President Biden recently signed into law the Secure 2.0 Act of 2022. The Act contains, in part, an expansion of the rules for qualified charitable distributions. A qualified charitable distribution (“QCD”) is a direct transfer of funds from an individual retirement account to a qualified charity.
Two of the highlights, which are effective for the 2023 tax year:
Increase in QCD limit: Under current law, individuals who are 70½ years old or older may use a QCD to donate up to $100,000 to qualified charities directly from an IRA. The Act indicates that the annual QCD limit of $100,000 will be indexed for inflation, effective for tax years after 2023.
Expanded Use of QCD: The Act includes a one-time election for a QCD to fund one of either a charitable remainder unitrust, a charitable remainder annuity trust or a charitable gift annuity. Charitable remainder trusts and charitable gift annuities are vehicles defined by federal tax law that allow you to provide payments to yourself or others while making a generous gift to charity. The limitation under the Act to fund one of these vehicles is $50,000, indexed for inflation. The QCD continues to be ineligible to fund donor advised funds, private foundations, or supporting organizations.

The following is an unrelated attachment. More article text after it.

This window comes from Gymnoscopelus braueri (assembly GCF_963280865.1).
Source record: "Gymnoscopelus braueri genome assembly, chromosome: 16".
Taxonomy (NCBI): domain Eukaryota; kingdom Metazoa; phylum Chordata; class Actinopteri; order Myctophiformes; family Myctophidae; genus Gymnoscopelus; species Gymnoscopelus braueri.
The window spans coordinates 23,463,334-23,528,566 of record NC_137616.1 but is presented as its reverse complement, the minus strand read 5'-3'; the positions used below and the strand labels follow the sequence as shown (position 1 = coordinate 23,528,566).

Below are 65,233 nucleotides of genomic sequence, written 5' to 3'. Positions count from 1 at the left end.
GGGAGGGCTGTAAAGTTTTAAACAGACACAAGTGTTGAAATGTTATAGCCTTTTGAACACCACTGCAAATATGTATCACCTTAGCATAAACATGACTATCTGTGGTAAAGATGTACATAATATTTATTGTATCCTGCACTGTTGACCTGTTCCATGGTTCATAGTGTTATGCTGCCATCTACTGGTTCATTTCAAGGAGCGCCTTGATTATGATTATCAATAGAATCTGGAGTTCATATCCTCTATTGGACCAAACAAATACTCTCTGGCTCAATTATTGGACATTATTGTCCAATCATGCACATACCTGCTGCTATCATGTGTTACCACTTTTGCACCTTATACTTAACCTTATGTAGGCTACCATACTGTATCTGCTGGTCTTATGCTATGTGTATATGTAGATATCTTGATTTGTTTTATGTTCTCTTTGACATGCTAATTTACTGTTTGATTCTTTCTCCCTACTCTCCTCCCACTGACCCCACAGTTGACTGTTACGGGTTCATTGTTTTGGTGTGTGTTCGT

We at Partridge Snow & Hahn have a multifaceted Charitable & Nonprofit Organizations Practice Group to guide you through the advice necessary to discuss charitable giving options.